At first sight, this might appear to some to be nothing more than a thinly-veiled excuse to eat chocolate and drink brandy, and those individuals wouldn’t actually be far wrong. But what an unexpected and serendipitous revelation.
Suddenly, the steak and chips thing and the Black Label and Black Label thing paled into near insignificance.

This was unequivocally my third and best pairing to date. The tastes complimented each other perfectly, mingling pleasantly before producing something almost akin to a citrus burst upon my palate. I’m no culinary expert, but I’d hazard a rough guess that it was the mixture of chocolate and brandy which gave this result, based mainly on them being the only two things present on or near my palate at that particular moment.

Approaching this scientifically, I have decided to further pursue this research by testing the blend again this weekend: reproducibility being the cornerstone of any solid scientific result. It’s probably also worth checking out the components individually (especially the brandy) as well, right?

This “pairing” thing may well become a recurring theme on the blog. After all, food is ever so cool right now. Sadly though, the chili chocolate and really good brandy thing was just so good that there’s part of me that thinks that I’ve probably peaked too early (again) and future pairings just won’t match up to this one.

I will keep looking though.


We’re going to pop down to Agulhas again this weekend. Not for any reason other than getting some fresh air and some sunshine and avoiding some cyclists. Actually, I made up that last one, but it’s an excellent added benefit.

But it looks like the Agulhas area will also be very busy, because it’s the annual 5spesie fishing competition there this weekend. Last year even the outlying villages in the region were packed enough with large Afrikaners in large double cabs (that car park is usually completely empty). This year looks set to be even bigger, with prizes worth over R150,000 up for grabs.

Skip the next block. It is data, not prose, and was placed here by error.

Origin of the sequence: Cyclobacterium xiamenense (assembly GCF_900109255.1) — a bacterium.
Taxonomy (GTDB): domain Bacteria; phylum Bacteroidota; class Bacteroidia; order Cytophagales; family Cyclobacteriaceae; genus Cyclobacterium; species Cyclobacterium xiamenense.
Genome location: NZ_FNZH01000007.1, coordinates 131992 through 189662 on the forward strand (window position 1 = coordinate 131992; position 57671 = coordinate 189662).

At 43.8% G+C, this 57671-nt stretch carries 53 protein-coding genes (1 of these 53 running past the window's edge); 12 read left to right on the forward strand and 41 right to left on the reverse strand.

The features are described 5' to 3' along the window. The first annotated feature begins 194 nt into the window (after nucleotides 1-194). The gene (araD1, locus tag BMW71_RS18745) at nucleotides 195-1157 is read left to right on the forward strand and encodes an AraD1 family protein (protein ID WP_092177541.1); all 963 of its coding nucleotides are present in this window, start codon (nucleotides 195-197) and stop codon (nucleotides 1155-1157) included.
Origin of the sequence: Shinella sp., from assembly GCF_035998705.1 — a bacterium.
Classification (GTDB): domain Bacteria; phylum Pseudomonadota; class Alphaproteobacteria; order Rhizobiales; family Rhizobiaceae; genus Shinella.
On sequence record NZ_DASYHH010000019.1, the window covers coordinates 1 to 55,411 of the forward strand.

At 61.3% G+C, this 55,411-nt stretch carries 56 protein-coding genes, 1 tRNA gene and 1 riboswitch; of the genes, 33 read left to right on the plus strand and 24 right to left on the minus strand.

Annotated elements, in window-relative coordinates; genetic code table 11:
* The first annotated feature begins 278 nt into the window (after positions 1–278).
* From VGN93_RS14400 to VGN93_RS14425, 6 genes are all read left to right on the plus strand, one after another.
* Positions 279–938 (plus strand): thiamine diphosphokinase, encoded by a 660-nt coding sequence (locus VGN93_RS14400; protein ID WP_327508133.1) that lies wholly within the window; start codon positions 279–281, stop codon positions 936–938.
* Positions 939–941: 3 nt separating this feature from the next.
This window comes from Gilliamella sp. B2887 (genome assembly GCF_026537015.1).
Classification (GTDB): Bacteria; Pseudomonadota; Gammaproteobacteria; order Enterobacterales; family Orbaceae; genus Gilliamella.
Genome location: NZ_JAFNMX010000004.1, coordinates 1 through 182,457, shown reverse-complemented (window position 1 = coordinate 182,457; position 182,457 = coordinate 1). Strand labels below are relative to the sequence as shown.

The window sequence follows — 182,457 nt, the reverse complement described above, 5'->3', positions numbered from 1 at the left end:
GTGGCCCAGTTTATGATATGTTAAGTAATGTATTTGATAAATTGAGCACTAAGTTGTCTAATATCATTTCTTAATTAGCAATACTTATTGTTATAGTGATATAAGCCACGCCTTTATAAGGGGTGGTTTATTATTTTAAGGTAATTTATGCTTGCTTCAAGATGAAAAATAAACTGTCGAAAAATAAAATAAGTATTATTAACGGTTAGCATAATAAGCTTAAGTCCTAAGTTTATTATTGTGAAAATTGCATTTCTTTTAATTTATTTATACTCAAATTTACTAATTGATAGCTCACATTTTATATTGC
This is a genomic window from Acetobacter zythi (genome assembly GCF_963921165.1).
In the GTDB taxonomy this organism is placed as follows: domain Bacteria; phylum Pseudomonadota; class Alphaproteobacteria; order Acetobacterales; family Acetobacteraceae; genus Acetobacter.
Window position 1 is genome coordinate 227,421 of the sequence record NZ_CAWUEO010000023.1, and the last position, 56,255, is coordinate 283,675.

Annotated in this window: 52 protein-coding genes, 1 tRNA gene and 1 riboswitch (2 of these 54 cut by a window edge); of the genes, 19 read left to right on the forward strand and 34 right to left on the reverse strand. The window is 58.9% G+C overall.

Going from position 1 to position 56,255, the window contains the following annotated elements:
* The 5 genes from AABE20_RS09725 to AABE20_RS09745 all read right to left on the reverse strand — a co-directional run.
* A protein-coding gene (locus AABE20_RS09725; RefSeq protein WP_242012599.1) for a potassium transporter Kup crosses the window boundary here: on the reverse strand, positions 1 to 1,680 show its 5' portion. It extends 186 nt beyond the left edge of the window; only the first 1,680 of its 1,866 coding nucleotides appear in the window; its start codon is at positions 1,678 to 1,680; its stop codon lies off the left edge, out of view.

The event, described on the powerpoint-designed flyer as “Net ‘n lekker Boere Jol” (literally “Just a great Farmer’s Party”) sounds like a celebration of fishing and Afrikaans culture. So that’s braais, brandy and bad music, then?

Yep. If it ain’t broke, don’t fix it.

Things kick off at 5pm this evening with a bring and braai, progressing (after a bit of fishing from 5am) to a massive finale tomorrow evening including:

21h00 – 22h00 Happy Brandy hour. Dubbel Mooiuitsig Brandewyn – R5


21h00 – 24h00 Musiek en Dans – Eggos Orkes van Bonnievale en Christelle (Gratis vir borge / hengelaars, hul familie en vriende)

A rough translation for those in the UK: “Dubbel” = “Double”; “Brandewyn” = “Brandy”; “R5” = “42p”.

And for use on Sunday morning: “Eina” = “Ouch”.

The Music and Dance with the traditional Afrikaans “Orkes” from Bonnievale (and Christelle) is free for sponsors, fishermen, their families and friends. Which seems like reason enough not to befriend a fisherman this weekend, just in case you get invited along.

Hopefully, the fishermen will be happy to share the beaches with my kids, who will be looking for (literally) smaller fry in the in the rockpools.

See you Monday. (Although by the miracle of modern technology, new posts will appear here on Saturday and Sunday).